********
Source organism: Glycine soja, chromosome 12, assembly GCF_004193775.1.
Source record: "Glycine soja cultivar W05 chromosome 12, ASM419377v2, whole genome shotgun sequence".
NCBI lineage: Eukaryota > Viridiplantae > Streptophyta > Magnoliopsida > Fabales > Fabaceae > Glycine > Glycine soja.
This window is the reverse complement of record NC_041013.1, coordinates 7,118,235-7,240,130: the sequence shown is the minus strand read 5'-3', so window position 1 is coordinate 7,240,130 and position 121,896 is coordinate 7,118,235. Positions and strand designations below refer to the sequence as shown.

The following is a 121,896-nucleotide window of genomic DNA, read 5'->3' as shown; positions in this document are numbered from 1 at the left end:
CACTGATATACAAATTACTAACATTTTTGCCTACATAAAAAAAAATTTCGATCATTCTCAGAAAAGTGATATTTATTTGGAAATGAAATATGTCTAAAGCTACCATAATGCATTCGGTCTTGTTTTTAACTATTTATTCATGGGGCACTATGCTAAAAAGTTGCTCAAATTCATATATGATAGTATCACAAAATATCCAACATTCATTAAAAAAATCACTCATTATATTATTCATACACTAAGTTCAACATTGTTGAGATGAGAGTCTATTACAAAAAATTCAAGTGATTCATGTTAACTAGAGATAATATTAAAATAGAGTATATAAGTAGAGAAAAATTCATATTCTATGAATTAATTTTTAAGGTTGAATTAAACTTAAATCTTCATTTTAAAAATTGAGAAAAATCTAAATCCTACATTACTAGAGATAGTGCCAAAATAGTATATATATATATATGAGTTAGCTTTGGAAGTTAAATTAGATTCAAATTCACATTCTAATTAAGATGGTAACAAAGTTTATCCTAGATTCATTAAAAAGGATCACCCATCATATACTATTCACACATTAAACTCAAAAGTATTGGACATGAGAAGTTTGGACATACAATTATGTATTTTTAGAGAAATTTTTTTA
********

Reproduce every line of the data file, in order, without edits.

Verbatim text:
Source organism: Glycine soja, chromosome 12, assembly GCF_004193775.1.
Source record: "Glycine soja cultivar W05 chromosome 12, ASM419377v2, whole genome shotgun sequence".
NCBI lineage: Eukaryota > Viridiplantae > Streptophyta > Magnoliopsida > Fabales > Fabaceae > Glycine > Glycine soja.
This window is the reverse complement of record NC_041013.1, coordinates 7,118,235-7,240,130: the sequence shown is the minus strand read 5'-3', so window position 1 is coordinate 7,240,130 and position 121,896 is coordinate 7,118,235. Positions and strand designations below refer to the sequence as shown.

The following is a 121,896-nucleotide window of genomic DNA, read 5'->3' as shown; positions in this document are numbered from 1 at the left end:
CACTGATATACAAATTACTAACATTTTTGCCTACATAAAAAAAAATTTCGATCATTCTCAGAAAAGTGATATTTATTTGGAAATGAAATATGTCTAAAGCTACCATAATGCATTCGGTCTTGTTTTTAACTATTTATTCATGGGGCACTATGCTAAAAAGTTGCTCAAATTCATATATGATAGTATCACAAAATATCCAACATTCATTAAAAAAATCACTCATTATATTATTCATACACTAAGTTCAACATTGTTGAGATGAGAGTCTATTACAAAAAATTCAAGTGATTCATGTTAACTAGAGATAATATTAAAATAGAGTATATAAGTAGAGAAAAATTCATATTCTATGAATTAATTTTTAAGGTTGAATTAAACTTAAATCTTCATTTTAAAAATTGAGAAAAATCTAAATCCTACATTACTAGAGATAGTGCCAAAATAGTATATATATATATATGAGTTAGCTTTGGAAGTTAAATTAGATTCAAATTCACATTCTAATTAAGATGGTAACAAAGTTTATCCTAGATTCATTAAAAAGGATCACCCATCATATACTATTCACACATTAAACTCAAAAGTATTGGACATGAGAAGTTTGGACATACAATTATGTATTTTTAGAGAAATTTTTTTA